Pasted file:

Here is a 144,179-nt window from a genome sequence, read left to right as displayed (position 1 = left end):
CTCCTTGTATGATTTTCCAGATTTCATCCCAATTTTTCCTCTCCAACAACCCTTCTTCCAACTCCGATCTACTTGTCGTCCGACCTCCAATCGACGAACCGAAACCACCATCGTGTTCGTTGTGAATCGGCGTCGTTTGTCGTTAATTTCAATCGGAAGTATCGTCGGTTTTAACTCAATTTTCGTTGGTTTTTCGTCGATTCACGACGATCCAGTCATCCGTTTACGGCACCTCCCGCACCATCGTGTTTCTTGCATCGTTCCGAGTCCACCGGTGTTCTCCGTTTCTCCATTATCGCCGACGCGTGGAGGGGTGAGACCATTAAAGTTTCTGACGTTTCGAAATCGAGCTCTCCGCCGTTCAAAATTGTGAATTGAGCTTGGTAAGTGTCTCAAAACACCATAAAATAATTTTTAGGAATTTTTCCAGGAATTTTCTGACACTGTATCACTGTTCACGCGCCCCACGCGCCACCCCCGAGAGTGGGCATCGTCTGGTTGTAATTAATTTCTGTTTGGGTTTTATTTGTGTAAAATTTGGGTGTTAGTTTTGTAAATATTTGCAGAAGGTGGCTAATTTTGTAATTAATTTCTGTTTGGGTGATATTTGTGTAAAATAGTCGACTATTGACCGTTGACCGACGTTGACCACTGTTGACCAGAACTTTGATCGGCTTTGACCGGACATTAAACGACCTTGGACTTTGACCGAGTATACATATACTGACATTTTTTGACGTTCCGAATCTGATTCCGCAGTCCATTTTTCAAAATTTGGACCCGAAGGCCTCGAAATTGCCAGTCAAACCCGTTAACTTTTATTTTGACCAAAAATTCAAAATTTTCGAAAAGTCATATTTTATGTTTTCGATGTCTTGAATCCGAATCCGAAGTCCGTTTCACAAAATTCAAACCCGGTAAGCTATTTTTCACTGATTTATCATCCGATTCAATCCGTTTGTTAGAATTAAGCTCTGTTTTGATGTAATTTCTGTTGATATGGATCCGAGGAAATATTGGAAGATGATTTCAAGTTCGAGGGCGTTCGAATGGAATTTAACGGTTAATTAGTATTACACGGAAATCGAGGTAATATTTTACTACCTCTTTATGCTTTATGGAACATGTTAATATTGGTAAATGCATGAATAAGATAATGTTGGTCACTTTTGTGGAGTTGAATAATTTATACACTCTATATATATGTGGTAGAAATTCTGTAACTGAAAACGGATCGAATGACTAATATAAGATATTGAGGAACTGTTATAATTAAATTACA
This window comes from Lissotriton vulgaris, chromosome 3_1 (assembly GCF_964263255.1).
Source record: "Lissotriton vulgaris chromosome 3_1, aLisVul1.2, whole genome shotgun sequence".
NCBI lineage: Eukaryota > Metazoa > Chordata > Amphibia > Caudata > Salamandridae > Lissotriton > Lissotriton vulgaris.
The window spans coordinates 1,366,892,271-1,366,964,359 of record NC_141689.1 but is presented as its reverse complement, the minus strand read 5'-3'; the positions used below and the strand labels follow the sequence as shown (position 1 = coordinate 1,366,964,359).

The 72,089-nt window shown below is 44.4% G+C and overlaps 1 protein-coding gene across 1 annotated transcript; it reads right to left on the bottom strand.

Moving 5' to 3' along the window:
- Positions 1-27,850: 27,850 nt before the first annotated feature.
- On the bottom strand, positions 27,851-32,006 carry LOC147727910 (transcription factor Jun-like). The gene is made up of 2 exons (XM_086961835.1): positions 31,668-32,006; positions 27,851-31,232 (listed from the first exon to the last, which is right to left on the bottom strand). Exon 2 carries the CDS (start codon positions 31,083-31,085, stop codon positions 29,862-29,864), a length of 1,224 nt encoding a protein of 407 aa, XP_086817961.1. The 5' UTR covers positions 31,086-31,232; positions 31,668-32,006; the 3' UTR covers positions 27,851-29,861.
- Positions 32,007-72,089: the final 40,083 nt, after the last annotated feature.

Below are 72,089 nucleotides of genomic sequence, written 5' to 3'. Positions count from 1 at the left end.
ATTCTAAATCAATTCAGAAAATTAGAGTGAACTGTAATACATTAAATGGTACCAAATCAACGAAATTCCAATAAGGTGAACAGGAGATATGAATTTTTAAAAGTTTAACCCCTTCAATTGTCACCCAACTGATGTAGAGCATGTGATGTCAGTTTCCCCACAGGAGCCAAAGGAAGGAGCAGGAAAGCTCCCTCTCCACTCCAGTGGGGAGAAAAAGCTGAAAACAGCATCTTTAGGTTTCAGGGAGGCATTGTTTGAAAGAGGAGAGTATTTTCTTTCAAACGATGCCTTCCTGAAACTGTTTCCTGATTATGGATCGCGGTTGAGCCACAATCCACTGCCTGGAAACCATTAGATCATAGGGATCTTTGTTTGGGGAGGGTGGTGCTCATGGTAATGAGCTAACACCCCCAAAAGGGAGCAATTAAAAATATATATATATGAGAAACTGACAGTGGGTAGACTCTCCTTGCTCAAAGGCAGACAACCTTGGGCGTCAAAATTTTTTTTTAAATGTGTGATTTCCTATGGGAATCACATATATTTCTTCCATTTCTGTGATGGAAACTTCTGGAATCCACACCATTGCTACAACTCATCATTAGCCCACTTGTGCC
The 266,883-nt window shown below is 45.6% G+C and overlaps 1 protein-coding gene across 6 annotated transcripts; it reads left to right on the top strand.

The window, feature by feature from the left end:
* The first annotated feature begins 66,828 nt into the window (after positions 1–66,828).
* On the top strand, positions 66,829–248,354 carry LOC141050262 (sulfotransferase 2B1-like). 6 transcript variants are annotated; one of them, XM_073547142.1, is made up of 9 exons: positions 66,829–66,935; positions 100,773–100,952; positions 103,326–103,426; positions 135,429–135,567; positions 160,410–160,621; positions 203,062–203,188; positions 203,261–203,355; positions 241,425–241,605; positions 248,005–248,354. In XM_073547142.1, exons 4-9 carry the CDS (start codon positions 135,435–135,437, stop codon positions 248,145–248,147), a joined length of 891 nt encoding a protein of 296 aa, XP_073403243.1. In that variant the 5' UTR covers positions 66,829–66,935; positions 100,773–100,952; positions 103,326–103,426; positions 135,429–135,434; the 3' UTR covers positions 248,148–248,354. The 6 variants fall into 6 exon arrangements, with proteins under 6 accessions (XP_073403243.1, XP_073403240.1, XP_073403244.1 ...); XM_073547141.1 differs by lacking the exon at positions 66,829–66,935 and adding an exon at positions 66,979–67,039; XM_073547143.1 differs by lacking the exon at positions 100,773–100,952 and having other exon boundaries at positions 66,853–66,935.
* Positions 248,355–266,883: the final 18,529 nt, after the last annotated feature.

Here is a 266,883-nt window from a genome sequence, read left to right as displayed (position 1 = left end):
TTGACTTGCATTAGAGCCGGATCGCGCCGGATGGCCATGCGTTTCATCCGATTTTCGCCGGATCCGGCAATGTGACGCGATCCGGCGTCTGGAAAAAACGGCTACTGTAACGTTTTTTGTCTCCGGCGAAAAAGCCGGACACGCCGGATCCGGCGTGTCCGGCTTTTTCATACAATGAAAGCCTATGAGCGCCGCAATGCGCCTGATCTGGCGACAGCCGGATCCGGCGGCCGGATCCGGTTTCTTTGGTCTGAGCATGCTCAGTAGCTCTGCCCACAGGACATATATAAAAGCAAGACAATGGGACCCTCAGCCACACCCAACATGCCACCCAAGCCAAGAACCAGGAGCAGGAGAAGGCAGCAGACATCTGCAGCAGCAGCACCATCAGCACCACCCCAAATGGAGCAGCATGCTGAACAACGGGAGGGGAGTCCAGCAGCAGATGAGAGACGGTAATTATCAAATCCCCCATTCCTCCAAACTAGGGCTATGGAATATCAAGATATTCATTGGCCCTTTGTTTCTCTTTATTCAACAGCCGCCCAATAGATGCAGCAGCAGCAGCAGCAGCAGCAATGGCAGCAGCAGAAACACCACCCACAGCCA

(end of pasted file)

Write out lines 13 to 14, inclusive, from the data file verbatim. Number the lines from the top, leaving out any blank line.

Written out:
ATTCTAAATCAATTCAGAAAATTAGAGTGAACTGTAATACATTAAATGGTACCAAATCAACGAAATTCCAATAAGGTGAACAGGAGATATGAATTTTTAAAAGTTTAACCCCTTCAATTGTCACCCAACTGATGTAGAGCATGTGATGTCAGTTTCCCCACAGGAGCCAAAGGAAGGAGCAGGAAAGCTCCCTCTCCACTCCAGTGGGGAGAAAAAGCTGAAAACAGCATCTTTAGGTTTCAGGGAGGCATTGTTTGAAAGAGGAGAGTATTTTCTTTCAAACGATGCCTTCCTGAAACTGTTTCCTGATTATGGATCGCGGTTGAGCCACAATCCACTGCCTGGAAACCATTAGATCATAGGGATCTTTGTTTGGGGAGGGTGGTGCTCATGGTAATGAGCTAACACCCCCAAAAGGGAGCAATTAAAAATATATATATATGAGAAACTGACAGTGGGTAGACTCTCCTTGCTCAAAGGCAGACAACCTTGGGCGTCAAAATTTTTTTTTAAATGTGTGATTTCCTATGGGAATCACATATATTTCTTCCATTTCTGTGATGGAAACTTCTGGAATCCACACCATTGCTACAACTCATCATTAGCCCACTTGTGCC
The 266,883-nt window shown below is 45.6% G+C and overlaps 1 protein-coding gene across 6 annotated transcripts; it reads left to right on the top strand.